""We don't want the acclaim of this movie to keep other young boys who are being secretly abused silent for fear that their stories won't be believed. We don't want adults who might listen to the children turn a deaf ear, having seen the film and say, `These children are probably lying or exaggerating just like those Friedman victims in the movie.' We did not lie. We did not exaggerate. We were never hypnotized to tell our stories ... We told the truth then and we are telling the truth now."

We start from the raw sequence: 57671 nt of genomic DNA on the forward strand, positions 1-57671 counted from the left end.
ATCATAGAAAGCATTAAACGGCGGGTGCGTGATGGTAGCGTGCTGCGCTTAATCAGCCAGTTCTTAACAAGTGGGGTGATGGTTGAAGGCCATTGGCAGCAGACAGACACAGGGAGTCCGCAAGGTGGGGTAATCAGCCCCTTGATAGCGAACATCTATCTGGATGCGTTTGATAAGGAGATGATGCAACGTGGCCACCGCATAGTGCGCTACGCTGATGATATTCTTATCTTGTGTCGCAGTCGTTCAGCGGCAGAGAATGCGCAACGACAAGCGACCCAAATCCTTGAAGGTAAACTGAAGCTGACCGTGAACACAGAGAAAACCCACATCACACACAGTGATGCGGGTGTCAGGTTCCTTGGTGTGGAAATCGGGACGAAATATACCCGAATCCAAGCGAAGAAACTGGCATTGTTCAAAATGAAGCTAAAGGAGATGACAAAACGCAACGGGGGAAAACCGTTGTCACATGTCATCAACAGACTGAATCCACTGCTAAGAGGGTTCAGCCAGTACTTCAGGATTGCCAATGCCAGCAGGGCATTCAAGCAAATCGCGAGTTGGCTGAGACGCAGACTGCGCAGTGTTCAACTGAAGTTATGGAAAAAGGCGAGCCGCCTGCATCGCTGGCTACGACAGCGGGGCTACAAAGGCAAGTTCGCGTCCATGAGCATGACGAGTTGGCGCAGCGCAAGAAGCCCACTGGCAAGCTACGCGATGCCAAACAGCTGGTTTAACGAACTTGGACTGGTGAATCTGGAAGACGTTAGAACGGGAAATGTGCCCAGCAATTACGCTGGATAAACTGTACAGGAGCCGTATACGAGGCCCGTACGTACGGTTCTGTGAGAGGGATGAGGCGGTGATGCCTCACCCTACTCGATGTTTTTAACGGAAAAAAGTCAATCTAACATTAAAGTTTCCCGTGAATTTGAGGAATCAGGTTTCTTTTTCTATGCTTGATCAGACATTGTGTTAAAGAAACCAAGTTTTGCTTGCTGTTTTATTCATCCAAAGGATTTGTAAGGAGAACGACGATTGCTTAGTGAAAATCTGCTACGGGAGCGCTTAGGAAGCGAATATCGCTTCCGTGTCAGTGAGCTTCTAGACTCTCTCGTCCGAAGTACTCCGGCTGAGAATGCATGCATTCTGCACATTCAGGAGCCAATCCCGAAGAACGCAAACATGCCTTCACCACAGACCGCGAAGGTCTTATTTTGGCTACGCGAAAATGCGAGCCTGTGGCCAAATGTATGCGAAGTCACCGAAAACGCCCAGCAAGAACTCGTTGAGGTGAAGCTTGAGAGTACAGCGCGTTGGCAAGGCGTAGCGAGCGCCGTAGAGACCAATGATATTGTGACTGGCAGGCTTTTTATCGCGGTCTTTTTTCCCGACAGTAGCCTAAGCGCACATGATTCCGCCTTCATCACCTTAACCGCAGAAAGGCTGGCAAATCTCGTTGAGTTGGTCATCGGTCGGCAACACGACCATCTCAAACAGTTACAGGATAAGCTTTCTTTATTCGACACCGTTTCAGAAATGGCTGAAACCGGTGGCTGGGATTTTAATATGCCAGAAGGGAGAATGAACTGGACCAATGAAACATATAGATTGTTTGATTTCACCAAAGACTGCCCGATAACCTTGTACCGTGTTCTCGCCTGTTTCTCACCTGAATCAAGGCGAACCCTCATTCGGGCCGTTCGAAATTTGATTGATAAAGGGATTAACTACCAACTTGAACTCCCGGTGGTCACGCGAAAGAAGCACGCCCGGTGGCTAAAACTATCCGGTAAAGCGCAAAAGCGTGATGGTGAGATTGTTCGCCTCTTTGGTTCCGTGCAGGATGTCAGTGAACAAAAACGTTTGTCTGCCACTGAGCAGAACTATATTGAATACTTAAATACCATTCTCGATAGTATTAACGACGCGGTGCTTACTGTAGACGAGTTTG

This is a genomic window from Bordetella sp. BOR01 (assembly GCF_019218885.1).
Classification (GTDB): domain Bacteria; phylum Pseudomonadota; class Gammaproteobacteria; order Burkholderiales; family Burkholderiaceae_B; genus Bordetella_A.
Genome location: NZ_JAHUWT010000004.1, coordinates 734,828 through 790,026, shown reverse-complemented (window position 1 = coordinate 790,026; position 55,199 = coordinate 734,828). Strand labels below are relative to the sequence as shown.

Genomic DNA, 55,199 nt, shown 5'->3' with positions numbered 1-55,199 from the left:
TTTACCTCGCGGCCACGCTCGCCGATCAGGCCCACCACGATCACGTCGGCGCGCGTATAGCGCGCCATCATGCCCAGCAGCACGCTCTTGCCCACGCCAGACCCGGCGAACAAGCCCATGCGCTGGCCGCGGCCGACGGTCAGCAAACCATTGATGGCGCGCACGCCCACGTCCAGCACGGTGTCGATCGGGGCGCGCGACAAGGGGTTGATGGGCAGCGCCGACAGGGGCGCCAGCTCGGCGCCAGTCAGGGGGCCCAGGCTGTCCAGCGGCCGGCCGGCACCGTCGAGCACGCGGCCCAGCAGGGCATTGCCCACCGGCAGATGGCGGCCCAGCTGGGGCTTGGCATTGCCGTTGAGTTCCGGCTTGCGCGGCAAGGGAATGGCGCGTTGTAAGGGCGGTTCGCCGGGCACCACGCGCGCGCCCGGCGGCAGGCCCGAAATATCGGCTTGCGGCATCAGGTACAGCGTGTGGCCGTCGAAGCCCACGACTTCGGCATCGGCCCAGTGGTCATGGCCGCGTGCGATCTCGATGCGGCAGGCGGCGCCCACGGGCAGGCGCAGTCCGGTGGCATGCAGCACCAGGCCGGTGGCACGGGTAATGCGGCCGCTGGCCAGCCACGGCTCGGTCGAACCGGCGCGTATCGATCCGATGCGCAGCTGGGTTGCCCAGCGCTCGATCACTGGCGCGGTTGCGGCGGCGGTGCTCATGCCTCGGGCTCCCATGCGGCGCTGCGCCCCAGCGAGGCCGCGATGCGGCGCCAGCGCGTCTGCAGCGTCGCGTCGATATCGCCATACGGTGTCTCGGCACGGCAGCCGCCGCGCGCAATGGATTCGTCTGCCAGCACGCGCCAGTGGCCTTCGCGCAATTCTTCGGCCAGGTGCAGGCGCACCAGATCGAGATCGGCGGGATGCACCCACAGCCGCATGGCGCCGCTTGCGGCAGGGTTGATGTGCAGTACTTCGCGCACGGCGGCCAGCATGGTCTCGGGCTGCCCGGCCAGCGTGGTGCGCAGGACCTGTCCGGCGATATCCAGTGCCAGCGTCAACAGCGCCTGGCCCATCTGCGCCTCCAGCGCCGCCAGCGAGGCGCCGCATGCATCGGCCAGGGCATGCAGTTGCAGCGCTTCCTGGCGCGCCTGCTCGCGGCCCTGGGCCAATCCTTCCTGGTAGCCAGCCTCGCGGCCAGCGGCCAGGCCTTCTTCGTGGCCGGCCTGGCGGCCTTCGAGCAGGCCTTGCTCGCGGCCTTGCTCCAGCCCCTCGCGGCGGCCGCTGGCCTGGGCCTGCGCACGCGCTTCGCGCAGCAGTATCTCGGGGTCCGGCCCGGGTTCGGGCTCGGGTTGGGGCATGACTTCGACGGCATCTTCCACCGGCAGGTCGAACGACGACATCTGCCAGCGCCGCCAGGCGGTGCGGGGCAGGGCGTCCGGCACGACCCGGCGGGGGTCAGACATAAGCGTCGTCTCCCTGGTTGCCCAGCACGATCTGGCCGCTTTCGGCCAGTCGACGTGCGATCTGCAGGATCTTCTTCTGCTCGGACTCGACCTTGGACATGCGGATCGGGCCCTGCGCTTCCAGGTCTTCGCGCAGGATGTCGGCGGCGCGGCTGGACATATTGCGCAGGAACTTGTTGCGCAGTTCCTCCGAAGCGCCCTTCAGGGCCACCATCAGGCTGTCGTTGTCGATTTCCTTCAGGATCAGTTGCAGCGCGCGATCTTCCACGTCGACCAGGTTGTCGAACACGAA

In the New York Times: New York Times reporter Sharon Waxman notes that "Capturing The Friedmans" is being criticized by six of their former victims, who say the film omitted or distorted important information about their cases. "The six are suggesting that the director, Andrew Jarecki, created more ambiguity than actually existed about the case both to heighten the dramatic impact of the film and to elicit sympathy for the Friedmans."